Online forums are a dream for stock traders, angry consumers and activists, but they can create nightmares for corporations. Nearly every company, celebrity or product ’sucks,’ according to individuals who mask their true identities with user names and then proceed to bash the subject du jour.
Online forums are a dream for stock traders, angry consumers and
activists, but they can create nightmares for corporations. Nearly every
company, celebrity or product ’sucks,’ according to individuals who mask
their true identities with user names and then proceed to bash the
subject du jour.
And while online discussion forums may not have huge audiences, Terry
Hemeyer, senior counselor at Pierpont Communications in Houston, points
out that important people, such as reporters and financial analysts, are
reading the messages.
According to James Alexander, president of online information monitor
eWatch, people turn to the Net because they have a negative customer
experience; are trying to influence a stock price or other people’s
behavior; or are disgruntled employees or customers looking for revenge.
Sometimes they unknowingly pass along misinformation about a
Pros differ on the most effective method for responding to the
Amy Jackson, director of Internet communications consulting at
Middleberg + Asso-ciates in New York, says that companies should have a
crisis plan in place for the Internet. Those that do a good job with
Internet outreach are better equipped to deal with online reporters when
a crisis hits.
In cases of stock manipulation, companies can’t respond online and must
use an ap-proved-of news vehicle to disseminate their information, such
as PR Newswire or Businesswire.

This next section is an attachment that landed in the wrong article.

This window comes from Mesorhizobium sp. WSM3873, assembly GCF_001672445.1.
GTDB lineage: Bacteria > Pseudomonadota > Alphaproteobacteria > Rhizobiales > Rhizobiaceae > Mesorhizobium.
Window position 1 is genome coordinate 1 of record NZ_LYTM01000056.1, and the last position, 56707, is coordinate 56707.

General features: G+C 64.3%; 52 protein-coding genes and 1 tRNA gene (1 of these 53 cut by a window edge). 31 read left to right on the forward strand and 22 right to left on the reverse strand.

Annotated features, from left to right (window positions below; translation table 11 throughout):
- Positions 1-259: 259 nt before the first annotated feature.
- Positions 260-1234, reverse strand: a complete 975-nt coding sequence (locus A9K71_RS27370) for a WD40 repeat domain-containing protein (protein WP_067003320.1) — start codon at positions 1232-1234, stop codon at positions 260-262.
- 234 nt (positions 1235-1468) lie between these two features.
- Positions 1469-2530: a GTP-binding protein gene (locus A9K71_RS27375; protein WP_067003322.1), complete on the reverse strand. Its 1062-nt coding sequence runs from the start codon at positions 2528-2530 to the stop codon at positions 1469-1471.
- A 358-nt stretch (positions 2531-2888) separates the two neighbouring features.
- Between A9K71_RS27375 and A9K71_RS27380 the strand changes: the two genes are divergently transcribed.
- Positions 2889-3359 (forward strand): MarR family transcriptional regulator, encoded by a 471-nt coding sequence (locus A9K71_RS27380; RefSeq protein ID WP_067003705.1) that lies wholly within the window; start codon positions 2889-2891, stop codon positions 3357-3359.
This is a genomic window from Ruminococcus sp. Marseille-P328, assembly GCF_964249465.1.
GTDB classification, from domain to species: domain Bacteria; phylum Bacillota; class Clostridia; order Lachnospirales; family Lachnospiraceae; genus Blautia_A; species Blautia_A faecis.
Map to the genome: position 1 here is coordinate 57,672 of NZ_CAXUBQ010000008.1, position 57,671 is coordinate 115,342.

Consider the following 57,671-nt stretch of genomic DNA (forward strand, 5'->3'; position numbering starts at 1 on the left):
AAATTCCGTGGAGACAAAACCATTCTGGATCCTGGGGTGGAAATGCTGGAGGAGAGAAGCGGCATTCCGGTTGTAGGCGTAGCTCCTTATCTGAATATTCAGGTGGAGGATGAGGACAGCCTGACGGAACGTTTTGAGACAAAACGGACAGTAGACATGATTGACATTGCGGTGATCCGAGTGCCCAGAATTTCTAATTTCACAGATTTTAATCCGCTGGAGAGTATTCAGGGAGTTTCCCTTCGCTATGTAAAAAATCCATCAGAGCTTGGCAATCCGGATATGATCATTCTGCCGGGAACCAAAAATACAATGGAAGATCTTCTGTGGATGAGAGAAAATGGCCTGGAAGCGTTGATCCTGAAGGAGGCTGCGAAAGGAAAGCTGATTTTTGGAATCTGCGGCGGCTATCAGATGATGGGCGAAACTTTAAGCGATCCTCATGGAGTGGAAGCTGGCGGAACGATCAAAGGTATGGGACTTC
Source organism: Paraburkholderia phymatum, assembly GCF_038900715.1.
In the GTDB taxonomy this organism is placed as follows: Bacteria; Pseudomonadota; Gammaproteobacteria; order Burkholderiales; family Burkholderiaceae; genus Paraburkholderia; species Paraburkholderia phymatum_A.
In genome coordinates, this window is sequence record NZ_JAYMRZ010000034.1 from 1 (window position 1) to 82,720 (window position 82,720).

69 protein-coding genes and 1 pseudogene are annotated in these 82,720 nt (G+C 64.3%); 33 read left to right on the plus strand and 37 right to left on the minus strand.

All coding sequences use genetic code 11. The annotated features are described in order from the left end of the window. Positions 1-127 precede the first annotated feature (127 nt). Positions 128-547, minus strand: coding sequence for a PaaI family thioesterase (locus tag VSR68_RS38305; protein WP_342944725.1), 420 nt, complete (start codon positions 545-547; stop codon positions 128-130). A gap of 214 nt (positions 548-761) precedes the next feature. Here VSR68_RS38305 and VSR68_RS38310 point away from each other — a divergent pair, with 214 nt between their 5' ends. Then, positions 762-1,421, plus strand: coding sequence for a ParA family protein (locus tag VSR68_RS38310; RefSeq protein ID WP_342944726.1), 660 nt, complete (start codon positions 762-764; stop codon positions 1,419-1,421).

And while a company’s initial reaction may be to squash hostile sites,
Alexander says that overzealous counter-attacks, such as attempting to
shut down a site, don’t yield results. He adds that companies should
stay away from registering negative versions of their domain names,
which may make reporters think they have something to hide.
Tom Gable of The Gable Group says that pros may want to enter online
discussions anonymously to try to shape them, but Jackson says companies
should always properly represent themselves.
When there is a legitimate problem, a company should not hide from
For example, Internet marketing consultant Dan Janal says that several
years ago, numerous people posted messages about mathematical errors
made by Quicken’s TurboTax program. Quicken acknowledged the mistake and
agreed to pay any tax penalties that resulted from it. The complaints
Third parties can also be useful. For example, in 1996, Washington, DC
PR firm Bivings Woodell worked with the Alliance for Environmental
Technology (AET), a re-search and development group that promotes new
production techniques for the pulp and paper industry. It endorsed the
use of chlorine dioxide as an alternative to chlorine for bleaching
paper. When environmental activists complained online, the PR firm
posted a fact sheet on chlorine dioxide to AET’s web site, sent a notice
to the listservs and gathered third-party scientists, who were able to